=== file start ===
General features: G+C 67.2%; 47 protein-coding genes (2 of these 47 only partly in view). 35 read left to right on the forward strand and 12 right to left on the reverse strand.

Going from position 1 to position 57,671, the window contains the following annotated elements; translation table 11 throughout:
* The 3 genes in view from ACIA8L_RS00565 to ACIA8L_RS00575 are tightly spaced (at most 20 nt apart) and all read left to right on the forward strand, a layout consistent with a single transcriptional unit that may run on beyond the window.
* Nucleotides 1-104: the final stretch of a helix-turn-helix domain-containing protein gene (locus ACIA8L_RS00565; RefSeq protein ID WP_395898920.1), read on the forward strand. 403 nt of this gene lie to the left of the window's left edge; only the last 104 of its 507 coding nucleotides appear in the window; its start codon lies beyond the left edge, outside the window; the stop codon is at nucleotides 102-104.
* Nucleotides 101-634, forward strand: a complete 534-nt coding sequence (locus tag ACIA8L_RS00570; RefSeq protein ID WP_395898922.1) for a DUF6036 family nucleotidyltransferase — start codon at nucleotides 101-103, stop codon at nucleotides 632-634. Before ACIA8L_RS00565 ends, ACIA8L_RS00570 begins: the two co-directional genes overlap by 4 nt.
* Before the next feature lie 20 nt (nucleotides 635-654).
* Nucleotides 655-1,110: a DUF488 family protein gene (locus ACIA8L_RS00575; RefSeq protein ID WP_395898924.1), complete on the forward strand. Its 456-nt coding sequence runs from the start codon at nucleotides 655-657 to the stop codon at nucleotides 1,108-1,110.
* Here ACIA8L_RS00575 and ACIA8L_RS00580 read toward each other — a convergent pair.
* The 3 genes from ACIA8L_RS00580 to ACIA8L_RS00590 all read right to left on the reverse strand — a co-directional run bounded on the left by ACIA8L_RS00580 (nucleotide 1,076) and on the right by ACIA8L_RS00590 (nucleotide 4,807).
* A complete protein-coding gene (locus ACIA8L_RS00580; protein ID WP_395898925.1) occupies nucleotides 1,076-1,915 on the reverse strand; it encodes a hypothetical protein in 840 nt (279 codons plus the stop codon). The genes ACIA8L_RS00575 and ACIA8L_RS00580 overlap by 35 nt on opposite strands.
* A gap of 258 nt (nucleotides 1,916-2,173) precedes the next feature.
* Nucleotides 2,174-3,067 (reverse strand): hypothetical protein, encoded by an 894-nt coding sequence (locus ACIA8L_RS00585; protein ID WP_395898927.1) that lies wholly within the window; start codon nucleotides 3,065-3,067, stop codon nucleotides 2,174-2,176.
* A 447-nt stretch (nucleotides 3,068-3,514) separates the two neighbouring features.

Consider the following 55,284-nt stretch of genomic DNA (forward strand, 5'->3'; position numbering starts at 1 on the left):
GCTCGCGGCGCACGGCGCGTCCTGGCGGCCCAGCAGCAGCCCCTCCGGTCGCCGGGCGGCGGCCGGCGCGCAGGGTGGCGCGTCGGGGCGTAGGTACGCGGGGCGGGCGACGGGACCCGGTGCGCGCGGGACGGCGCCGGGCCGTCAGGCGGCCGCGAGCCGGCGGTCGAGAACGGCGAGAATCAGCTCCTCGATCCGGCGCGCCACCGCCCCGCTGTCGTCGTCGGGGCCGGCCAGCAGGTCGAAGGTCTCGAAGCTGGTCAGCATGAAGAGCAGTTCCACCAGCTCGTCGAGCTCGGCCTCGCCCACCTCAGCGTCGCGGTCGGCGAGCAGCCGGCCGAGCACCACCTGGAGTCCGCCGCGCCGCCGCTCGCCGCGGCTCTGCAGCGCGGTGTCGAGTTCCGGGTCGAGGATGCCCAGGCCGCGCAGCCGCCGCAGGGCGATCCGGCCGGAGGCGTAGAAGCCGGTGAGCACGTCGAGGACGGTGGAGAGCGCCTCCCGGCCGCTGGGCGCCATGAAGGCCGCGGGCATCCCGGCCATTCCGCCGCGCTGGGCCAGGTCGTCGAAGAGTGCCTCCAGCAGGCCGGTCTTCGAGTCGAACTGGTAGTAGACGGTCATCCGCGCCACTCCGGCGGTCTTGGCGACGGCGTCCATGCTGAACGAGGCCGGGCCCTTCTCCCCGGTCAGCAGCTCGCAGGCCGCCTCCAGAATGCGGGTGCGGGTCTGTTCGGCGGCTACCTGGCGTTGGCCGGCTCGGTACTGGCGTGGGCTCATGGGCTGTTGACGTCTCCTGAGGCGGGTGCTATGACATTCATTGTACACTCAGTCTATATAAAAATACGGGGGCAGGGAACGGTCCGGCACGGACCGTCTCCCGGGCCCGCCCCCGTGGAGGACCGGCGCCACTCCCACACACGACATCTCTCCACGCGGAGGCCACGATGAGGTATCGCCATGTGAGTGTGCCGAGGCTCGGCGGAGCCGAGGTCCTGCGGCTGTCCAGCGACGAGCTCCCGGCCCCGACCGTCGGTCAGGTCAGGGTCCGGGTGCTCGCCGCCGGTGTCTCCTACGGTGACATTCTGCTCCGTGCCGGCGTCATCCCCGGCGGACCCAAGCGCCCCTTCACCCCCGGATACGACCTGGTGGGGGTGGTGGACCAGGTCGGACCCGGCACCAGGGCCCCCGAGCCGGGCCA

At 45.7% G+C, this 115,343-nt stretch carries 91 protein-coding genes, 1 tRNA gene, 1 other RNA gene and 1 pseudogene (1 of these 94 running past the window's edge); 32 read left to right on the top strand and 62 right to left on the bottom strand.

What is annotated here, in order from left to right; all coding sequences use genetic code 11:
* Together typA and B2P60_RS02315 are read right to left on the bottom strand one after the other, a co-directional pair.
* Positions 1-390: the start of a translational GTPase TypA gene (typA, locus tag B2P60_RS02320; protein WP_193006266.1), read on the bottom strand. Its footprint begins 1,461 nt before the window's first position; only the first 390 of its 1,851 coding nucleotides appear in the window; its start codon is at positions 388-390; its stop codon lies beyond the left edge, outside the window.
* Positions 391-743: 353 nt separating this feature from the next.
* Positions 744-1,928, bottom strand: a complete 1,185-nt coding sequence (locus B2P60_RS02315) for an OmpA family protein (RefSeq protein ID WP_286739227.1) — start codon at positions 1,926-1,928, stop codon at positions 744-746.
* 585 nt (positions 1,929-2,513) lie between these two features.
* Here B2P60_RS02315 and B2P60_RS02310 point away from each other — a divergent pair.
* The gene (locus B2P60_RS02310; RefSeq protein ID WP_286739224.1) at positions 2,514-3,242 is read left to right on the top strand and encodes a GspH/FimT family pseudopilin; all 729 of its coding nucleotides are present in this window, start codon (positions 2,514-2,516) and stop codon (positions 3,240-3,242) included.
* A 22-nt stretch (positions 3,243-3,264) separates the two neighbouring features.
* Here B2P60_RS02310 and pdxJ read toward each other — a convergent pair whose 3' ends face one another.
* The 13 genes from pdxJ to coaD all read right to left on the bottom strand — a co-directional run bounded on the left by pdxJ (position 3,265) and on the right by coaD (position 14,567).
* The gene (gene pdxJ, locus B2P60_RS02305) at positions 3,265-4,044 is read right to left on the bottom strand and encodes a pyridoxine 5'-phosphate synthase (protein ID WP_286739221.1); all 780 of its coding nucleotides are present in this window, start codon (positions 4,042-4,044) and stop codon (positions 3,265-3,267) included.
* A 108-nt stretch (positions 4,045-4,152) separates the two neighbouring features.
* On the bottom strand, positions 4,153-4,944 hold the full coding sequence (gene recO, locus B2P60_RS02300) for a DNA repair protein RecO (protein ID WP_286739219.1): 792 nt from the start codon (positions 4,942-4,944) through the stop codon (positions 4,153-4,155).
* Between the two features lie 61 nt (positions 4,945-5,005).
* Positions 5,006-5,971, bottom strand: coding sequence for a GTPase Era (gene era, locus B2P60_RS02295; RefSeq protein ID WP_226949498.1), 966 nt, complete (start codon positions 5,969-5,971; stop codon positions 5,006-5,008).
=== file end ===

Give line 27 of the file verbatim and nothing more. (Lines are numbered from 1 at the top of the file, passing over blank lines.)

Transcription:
* The 13 genes from pdxJ to coaD all read right to left on the bottom strand — a co-directional run bounded on the left by pdxJ (position 3,265) and on the right by coaD (position 14,567).